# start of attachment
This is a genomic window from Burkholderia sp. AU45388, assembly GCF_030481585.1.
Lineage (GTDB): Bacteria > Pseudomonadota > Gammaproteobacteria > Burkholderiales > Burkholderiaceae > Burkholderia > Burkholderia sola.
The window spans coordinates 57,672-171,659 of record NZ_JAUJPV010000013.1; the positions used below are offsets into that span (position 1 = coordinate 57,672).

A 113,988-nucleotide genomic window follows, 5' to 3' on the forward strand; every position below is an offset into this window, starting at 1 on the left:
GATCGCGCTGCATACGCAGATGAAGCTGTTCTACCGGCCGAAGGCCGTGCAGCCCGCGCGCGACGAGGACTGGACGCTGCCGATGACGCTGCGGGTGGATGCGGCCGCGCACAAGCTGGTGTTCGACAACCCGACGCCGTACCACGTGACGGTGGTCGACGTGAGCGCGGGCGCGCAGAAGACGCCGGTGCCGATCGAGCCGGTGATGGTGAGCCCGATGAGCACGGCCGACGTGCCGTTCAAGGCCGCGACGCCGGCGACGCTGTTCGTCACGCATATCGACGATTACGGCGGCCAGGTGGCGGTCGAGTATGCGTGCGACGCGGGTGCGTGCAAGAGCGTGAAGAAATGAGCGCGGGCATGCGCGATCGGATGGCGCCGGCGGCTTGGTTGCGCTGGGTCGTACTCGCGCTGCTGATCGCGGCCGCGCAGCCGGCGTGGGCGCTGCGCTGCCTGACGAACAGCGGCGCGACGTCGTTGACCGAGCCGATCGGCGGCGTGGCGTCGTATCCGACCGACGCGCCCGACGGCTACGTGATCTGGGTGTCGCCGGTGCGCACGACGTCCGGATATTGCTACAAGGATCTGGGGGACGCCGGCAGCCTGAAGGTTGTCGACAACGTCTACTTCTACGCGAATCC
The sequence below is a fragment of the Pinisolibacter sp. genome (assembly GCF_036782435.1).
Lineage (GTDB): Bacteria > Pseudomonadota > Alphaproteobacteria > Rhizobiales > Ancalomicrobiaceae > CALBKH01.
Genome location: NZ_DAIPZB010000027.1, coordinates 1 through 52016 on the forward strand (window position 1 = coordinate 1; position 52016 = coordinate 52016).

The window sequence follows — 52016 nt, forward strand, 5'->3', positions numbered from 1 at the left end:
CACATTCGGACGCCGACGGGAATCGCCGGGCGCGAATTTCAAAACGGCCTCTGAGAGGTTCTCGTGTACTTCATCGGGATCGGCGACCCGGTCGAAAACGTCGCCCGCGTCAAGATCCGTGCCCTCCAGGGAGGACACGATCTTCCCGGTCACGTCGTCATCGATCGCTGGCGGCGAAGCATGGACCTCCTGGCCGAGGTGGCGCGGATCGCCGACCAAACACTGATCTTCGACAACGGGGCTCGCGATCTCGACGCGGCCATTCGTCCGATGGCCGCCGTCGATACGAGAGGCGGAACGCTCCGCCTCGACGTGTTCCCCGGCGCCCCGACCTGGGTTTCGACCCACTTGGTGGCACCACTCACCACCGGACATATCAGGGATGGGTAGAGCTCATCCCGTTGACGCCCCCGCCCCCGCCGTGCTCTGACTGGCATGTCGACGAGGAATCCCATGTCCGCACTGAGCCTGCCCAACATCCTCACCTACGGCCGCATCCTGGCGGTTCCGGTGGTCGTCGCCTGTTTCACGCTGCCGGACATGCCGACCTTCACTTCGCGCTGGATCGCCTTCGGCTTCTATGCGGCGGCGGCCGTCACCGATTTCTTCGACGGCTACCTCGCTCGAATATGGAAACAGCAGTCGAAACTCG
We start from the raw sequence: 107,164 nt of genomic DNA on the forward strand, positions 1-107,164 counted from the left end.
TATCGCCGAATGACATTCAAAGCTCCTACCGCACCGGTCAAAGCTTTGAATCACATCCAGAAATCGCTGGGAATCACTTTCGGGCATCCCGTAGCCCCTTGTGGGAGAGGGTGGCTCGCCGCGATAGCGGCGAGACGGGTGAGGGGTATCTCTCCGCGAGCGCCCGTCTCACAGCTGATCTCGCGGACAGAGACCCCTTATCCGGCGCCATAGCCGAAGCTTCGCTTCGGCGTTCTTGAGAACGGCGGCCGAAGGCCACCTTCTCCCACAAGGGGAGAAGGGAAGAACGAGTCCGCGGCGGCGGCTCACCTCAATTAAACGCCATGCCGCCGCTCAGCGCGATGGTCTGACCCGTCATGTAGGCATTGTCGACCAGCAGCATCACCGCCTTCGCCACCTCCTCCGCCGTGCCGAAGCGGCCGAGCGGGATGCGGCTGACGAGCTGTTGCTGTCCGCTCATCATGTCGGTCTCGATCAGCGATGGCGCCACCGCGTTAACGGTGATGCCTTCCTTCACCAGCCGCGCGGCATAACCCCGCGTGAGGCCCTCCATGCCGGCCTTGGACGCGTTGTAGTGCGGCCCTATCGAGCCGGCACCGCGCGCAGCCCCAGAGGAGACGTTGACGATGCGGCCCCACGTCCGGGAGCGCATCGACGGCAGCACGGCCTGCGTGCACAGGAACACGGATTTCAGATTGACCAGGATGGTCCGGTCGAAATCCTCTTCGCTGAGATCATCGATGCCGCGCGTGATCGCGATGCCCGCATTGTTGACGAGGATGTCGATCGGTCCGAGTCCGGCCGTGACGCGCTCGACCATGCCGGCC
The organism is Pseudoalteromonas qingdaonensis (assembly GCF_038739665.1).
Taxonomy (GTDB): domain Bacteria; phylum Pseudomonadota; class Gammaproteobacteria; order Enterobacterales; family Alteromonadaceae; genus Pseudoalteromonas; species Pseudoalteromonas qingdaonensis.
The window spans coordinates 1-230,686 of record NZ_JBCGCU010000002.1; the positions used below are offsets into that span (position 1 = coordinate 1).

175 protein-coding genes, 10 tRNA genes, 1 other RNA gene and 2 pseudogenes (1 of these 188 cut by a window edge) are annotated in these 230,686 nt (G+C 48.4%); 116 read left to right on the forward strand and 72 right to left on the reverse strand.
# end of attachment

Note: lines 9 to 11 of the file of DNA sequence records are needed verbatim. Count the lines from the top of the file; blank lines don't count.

The window sequence follows — 52016 nt, forward strand, 5'->3', positions numbered from 1 at the left end:
CACATTCGGACGCCGACGGGAATCGCCGGGCGCGAATTTCAAAACGGCCTCTGAGAGGTTCTCGTGTACTTCATCGGGATCGGCGACCCGGTCGAAAACGTCGCCCGCGTCAAGATCCGTGCCCTCCAGGGAGGACACGATCTTCCCGGTCACGTCGTCATCGATCGCTGGCGGCGAAGCATGGACCTCCTGGCCGAGGTGGCGCGGATCGCCGACCAAACACTGATCTTCGACAACGGGGCTCGCGATCTCGACGCGGCCATTCGTCCGATGGCCGCCGTCGATACGAGAGGCGGAACGCTCCGCCTCGACGTGTTCCCCGGCGCCCCGACCTGGGTTTCGACCCACTTGGTGGCACCACTCACCACCGGACATATCAGGGATGGGTAGAGCTCATCCCGTTGACGCCCCCGCCCCCGCCGTGCTCTGACTGGCATGTCGACGAGGAATCCCATGTCCGCACTGAGCCTGCCCAACATCCTCACCTACGGCCGCATCCTGGCGGTTCCGGTGGTCGTCGCCTGTTTCACGCTGCCGGACATGCCGACCTTCACTTCGCGCTGGATCGCCTTCGGCTTCTATGCGGCGGCGGCCGTCACCGATTTCTTCGACGGCTACCTCGCTCGAATATGGAAACAGCAGTCGAAACTCG
We start from the raw sequence: 107,164 nt of genomic DNA on the forward strand, positions 1-107,164 counted from the left end.